The Internet of Things is picking up pace in a variety of
different areas – smart cities, healthcare and the workplace
are all starting to benefit from the use of internet-connected
sensors and the data they transmit. But one area that has been slow
to develop is the smart home.
Consumer electronics companies are stepping up the pace and
releasing growing numbers of gadgets on to the market, but so far,
with 48% of consumers saying they own no connected devices at
all. There are plenty of sceptics who argue the IoT is a case
of hype exceeding substance and that consumers simply don't see
the benefit of a smart home. But the situation is not as simple as
this. When asked, consumers do indicate they are interested in the
idea of the smart home – but there are several barriers
stopping them purchasing.
Many of these barriers are related to perception. Customers
think of connected home devices as being too expensive – 48%
agree with this – and they also think the technology still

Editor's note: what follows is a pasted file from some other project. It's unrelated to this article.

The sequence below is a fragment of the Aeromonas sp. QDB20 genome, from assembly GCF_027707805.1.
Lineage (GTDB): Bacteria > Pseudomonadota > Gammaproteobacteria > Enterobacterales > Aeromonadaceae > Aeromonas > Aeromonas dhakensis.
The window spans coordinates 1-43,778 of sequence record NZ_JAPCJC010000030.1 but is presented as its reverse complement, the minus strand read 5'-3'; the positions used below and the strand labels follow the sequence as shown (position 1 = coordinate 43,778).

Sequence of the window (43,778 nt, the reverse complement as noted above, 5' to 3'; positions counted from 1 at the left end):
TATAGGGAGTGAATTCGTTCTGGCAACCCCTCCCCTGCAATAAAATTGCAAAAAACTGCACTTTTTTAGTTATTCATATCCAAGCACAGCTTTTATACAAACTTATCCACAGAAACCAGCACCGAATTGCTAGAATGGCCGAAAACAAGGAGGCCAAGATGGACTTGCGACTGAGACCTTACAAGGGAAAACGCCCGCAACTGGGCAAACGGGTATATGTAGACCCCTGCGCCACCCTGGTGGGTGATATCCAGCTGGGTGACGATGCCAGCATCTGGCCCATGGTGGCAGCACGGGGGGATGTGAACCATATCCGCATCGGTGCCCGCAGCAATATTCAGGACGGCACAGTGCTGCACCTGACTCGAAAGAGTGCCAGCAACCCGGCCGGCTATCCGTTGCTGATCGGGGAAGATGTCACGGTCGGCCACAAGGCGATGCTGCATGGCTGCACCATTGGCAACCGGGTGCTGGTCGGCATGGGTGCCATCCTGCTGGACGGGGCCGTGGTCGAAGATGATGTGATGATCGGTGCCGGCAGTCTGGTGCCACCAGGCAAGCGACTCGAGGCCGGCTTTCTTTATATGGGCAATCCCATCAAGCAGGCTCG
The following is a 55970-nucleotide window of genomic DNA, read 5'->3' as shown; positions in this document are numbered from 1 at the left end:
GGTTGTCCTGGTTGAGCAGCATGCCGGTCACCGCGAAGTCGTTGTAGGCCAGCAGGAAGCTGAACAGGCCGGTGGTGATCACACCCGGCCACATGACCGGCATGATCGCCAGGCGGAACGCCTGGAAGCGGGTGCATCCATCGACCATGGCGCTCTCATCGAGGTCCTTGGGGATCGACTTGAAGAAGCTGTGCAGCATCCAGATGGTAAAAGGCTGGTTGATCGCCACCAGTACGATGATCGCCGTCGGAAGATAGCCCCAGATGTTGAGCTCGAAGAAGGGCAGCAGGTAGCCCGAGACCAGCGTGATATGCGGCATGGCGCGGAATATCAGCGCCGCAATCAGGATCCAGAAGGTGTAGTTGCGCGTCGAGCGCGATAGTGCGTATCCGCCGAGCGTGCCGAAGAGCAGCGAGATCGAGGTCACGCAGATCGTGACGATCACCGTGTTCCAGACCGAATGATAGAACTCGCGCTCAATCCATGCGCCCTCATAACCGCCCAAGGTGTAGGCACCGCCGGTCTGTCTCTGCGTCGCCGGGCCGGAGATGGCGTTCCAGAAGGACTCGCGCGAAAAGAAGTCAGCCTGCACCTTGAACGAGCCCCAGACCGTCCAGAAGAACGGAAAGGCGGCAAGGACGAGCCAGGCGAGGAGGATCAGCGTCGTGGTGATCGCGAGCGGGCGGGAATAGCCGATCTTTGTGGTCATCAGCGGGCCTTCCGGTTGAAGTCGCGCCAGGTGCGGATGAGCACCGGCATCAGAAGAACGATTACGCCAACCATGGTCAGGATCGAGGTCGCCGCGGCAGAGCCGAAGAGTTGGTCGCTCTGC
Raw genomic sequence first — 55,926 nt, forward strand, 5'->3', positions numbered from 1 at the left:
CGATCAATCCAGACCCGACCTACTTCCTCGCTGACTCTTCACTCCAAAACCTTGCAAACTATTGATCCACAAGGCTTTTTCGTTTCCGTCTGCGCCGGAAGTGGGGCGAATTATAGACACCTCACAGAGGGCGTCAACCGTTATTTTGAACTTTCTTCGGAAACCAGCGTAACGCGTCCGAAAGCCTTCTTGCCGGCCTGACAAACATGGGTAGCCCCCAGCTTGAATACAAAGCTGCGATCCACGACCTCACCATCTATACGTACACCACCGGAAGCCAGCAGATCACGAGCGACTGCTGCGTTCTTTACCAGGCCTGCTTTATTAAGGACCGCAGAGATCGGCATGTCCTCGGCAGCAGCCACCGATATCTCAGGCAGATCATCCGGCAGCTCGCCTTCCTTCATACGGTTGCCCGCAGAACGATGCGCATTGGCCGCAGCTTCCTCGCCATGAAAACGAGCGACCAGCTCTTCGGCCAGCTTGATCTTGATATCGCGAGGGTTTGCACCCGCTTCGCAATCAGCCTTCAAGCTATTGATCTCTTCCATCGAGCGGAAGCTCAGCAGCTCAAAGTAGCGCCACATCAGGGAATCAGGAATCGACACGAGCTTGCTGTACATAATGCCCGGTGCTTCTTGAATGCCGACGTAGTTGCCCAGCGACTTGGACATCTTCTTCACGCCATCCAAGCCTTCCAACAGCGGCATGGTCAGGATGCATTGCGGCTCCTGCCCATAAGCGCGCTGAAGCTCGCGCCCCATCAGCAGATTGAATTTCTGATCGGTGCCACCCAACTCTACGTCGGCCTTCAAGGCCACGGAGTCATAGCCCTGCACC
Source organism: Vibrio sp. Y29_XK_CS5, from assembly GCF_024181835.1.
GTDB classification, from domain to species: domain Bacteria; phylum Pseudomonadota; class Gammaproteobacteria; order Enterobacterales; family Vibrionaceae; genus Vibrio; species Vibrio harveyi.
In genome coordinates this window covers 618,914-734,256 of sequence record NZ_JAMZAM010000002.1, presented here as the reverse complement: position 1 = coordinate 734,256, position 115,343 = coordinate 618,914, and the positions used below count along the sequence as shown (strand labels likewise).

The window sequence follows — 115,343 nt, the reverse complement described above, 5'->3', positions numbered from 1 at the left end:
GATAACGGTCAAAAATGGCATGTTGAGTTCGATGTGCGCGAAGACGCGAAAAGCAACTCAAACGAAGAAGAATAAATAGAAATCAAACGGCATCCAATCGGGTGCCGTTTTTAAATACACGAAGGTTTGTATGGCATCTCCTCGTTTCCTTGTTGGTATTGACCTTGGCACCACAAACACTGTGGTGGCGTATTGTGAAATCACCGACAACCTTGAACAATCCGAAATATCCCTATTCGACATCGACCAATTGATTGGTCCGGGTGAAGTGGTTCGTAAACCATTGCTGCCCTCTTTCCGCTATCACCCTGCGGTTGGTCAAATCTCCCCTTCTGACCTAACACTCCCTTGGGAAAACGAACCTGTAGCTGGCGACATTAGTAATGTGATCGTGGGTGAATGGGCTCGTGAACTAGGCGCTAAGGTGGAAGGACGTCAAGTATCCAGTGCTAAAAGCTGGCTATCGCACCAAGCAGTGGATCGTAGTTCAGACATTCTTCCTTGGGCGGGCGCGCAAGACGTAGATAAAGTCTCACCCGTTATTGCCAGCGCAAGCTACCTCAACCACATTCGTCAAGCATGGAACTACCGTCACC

needs to evolve. Just over a quarter (26%) agree that this needs to
happen. Plus, it's important to remember that a fully connected
home is an expensive thing to create, and will take most consumers
years. Few will spend several hundred pounds on a connected fridge
until they need to. For this reason, replacement cycles will play a
big role in the growth of the connected home and consumers' use
of IoT devices.
While it is clear that there are several barriers slowing down
the connected home's growth, this doesn't mean it won't
happen. Indeed, consumers say they're actually interested in
the IoT as a concept – 66% agree with the statement that the
IoT will make their lives easier – and they do understand it
at a basic level. What businesses need to do is improve this level
of understanding, and make it clear to each consumer exactly how
his or her life might change.
The communication around the IoT needs to improve, and the
consumer brands and technology companies who stand to gain from it
also have a lot of work to do to improve logistics around it as
well. The connected home needs a common set of standards before it
can become mainstream, so that devices can communicate with one
another and everything can be controlled via one platform.
Otherwise, the convenience promised by the IoT won't be
attainable for consumers who are forced to use several different
apps and operating systems.
Consumers are clearly interested in the smart home, businesses
now just need to provide a proposition that is good enough for
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